Music

Sylvia Brooks

Jazz Vocalist

Classic American Jazz Los Angeles, CA

You can tell a lot about a musician from the company she keeps. Ever since Sylvia Brooks started performing in the jazz realm, she has collaborated with some of the Los Angeles’ most expressive and accomplished players. On her simmering 2009 debut Dangerous Liaisons and 2012’s captivating follow up Restless she conjured an erotically-charged, noir-tinged realm by exposing the the deep currents of longing, desperation and heartache running through the American Songbook. Her third release doesn’t dispel the shadows with sunlight so much as switch from black and white to Technicolor as Brooks revels in the vividly detailed and consistently innovative arrangements of Kim Richmond, Otmaro Ruiz, Jeff Colella, Christian Jacob, and Quinn Johnson. From the beginning Brooks distinguished herself with her empathic ability to inhabit a song, turning classic tunes into taut and emotionally revelatory tales. In a major creative leap, she’s also telling her own stories now, contributing to three original songs that blend seamlessly with a diverse program that ranges from Cole Porter to Hank Williams to Lennon and McCartney. What unites the sleekly bespoke arrangements is Brooks’ luscious sound and inviting sensibility. Welcoming listeners into her musical world, she takes them on an exhilarating journey deep into the hidden recesses of the human heart, where love, lust and loneliness contend for primacy. It’s a trip that requires an artist with an exquisite sound and a rarified talent for drawing the best out of her musical partners, and Sylvia Brooks has made The Arrangement.

Current Radio stations playing The Arrangement

  • WEAA- Baltimore, MD
  • WPRB- Princeton, NJ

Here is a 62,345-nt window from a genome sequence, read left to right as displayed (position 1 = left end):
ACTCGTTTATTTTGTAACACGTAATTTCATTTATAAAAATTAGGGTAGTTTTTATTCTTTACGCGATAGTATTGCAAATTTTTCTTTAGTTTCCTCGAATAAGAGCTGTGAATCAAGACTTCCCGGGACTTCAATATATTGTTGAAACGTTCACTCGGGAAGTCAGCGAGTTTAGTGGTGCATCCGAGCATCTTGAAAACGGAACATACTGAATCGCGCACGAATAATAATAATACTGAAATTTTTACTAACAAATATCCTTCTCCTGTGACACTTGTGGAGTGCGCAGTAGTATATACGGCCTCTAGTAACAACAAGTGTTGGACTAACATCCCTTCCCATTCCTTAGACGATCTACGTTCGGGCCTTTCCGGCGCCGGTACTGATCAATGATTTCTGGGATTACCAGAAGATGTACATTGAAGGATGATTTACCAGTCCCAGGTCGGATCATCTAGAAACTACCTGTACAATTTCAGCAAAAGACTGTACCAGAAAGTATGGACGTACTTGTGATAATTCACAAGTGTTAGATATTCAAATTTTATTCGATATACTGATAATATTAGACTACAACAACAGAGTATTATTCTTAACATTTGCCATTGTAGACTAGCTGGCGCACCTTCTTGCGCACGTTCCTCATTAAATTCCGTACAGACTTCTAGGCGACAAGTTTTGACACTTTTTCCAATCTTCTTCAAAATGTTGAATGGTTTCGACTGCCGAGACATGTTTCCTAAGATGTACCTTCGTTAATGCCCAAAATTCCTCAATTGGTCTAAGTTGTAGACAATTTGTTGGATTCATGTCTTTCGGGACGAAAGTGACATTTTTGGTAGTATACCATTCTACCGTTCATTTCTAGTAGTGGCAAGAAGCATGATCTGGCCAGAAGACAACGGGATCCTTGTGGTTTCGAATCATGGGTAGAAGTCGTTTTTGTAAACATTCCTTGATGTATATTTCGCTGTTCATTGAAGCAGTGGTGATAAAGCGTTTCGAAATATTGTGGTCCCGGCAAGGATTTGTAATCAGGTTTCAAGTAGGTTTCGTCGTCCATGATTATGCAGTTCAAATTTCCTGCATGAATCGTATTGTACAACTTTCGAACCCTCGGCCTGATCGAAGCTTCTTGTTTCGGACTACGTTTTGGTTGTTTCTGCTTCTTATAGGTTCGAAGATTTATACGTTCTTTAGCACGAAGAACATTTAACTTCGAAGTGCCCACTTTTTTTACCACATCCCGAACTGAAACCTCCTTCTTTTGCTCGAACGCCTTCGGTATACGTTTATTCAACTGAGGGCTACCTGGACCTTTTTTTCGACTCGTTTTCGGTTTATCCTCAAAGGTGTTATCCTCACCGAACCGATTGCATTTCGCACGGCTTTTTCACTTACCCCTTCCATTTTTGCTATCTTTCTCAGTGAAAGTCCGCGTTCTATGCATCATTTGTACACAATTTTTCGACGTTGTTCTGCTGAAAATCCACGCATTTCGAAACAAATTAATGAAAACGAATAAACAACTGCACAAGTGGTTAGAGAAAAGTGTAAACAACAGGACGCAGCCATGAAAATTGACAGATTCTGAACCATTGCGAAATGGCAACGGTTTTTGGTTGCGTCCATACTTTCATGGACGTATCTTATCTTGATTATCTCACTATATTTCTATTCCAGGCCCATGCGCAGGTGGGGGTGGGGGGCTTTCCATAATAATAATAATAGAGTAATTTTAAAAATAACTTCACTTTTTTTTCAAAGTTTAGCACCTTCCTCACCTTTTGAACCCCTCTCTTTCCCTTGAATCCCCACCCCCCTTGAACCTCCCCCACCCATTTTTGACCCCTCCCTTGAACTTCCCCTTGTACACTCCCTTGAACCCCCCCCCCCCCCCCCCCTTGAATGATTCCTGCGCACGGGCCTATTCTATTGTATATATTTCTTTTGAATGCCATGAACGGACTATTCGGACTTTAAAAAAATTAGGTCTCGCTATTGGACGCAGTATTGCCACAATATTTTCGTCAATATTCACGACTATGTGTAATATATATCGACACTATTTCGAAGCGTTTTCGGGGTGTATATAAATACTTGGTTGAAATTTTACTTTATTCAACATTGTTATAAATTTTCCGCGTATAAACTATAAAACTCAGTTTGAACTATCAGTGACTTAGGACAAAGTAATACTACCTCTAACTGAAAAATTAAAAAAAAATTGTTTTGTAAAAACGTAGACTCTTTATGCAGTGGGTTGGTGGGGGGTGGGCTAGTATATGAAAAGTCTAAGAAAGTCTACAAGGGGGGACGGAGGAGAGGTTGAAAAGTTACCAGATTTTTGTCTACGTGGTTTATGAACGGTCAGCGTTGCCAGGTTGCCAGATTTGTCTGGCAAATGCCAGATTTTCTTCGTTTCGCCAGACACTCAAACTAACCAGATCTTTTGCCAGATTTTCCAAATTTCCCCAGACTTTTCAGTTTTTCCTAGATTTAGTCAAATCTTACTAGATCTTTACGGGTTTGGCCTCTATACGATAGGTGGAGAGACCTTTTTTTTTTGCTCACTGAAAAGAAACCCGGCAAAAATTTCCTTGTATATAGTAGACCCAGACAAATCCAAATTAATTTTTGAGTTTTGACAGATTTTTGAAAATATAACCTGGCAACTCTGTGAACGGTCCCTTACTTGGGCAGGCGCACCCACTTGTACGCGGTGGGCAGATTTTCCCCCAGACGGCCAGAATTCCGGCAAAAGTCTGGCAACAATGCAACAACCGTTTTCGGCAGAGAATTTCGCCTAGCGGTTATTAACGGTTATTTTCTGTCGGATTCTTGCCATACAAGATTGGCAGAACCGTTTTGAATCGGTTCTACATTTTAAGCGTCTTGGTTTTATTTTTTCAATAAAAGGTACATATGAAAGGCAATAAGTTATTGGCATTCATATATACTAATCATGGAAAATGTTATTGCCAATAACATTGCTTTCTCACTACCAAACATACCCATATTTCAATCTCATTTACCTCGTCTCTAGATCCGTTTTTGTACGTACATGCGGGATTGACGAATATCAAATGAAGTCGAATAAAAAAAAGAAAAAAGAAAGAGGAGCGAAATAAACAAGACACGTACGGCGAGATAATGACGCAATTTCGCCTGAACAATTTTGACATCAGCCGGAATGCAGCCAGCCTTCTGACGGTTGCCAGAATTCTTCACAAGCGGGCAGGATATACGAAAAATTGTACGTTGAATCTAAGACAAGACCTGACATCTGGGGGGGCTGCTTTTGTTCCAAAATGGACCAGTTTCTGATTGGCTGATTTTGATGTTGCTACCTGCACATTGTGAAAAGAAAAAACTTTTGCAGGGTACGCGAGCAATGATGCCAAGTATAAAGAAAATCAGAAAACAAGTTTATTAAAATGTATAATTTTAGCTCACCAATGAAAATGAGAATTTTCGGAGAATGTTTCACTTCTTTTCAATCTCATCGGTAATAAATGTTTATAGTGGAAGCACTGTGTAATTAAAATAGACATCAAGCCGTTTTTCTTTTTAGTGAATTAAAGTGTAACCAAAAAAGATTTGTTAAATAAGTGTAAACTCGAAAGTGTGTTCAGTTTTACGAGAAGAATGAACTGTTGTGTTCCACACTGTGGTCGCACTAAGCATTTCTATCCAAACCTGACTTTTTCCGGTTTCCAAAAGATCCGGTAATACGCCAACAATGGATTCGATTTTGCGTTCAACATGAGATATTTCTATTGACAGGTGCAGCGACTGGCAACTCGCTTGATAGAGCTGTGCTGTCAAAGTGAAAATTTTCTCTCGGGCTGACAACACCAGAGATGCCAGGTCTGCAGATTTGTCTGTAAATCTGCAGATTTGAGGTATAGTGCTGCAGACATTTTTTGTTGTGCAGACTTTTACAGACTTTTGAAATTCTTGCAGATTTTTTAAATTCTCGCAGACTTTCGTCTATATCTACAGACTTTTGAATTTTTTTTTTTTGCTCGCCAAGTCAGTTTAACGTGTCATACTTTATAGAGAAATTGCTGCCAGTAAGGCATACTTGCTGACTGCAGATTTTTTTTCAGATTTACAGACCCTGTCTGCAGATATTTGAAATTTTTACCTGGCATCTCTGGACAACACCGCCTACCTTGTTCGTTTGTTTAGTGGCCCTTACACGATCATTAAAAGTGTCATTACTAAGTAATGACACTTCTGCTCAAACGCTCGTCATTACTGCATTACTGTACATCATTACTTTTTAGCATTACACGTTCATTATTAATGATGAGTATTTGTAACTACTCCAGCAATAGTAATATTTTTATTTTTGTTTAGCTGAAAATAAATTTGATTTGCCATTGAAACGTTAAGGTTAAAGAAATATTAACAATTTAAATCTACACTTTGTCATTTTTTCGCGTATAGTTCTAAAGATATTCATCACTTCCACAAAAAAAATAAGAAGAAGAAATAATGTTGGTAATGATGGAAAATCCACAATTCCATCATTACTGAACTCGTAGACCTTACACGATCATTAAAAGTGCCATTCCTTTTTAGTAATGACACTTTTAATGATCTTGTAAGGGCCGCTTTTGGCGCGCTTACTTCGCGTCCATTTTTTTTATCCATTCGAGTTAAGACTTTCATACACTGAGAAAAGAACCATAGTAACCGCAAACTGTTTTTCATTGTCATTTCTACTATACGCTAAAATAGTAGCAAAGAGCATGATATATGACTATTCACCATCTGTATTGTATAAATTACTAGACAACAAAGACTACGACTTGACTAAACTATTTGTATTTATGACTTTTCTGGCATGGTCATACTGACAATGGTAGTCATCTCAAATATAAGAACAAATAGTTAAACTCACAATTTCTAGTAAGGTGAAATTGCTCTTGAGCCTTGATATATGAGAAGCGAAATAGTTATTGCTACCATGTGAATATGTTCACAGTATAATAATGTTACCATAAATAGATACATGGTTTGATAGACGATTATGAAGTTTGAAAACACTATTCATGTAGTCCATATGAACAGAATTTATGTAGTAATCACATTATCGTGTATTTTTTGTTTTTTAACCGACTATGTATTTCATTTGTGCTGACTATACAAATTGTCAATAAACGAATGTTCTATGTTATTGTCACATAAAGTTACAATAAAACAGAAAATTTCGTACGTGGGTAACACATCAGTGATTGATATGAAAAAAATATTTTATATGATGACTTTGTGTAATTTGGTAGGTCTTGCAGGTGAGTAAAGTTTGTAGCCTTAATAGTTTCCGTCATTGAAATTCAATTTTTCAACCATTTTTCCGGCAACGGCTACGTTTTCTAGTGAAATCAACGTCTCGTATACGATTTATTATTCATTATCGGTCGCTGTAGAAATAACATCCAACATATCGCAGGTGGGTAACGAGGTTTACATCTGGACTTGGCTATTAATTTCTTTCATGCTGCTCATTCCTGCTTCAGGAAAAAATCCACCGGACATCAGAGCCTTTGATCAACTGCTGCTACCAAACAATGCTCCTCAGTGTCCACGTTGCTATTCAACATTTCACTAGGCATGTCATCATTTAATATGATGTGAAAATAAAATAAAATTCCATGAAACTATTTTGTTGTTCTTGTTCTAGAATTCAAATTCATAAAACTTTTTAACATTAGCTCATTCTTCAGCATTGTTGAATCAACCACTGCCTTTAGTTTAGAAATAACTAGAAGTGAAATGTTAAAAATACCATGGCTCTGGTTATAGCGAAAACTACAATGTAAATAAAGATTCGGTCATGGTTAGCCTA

• WWUH- West Hartford, CT
  • KBEM- Minneapolis, MN
  • KUSD- South Dakota Network
  • WBAA- Purdue, IN
  • WGVU- Grand Rapids, MI
  • WWSP- Stevens Point, WI
  • KAZI- Austin, TX
  • WHRV- Norfolk, VA
  • WJSU- Jackson, MS
  • WNCU Durham, NC
  • WPFW- Washington, DC
  • WRIR- Richmond, VI
  • WTJU- Charlottesville, VA
  • WUSF- Tampa, FL
  • WWNO- New Orleans, LA
  • CFRO- Vancouver, BC, CAN
  • HPR-2/ KIPO- Honolulu, HI
  • KCSB- Santa Barbara, CA
  • KRFC –Fort Collins, CO
  • KSDS- San Diego, CA
  • KUVO- Denver, CO
  • Jazz From Galley 41- Internet/ San Francisco, CA

The Arrangement- Reviews

Vocalist Sylvia Brooks likes to provide her music a noir patina, that smoky and dark evening tone preferred by the likes of the fictional hard men: Sam Spade, Philip Marlowe, and Jeff Markham. On her third recording, The Arrangement, this patina is given a high buff shine into something more contemporary, without losing any of the inherent sexiness of the music and its delivery. The Arrangement is a delicious double entendre on the word “arrangement,” juxtaposing the darker side of love with a play on “arrangement,” here meaning the musical arrangement of the 14 selections contained herein. Miles Davis had made much of the importance of musical arrangement on his famous 1949 Nonet sides, showcasing the arrangements by Gerry Mulligan, John Lewis, Gil Evans, and John Carisi. Brooks looks back at this music, bringing the art of arrangement forward, her arrangers retaining an emphasis on soft soundscapes and counterpoint.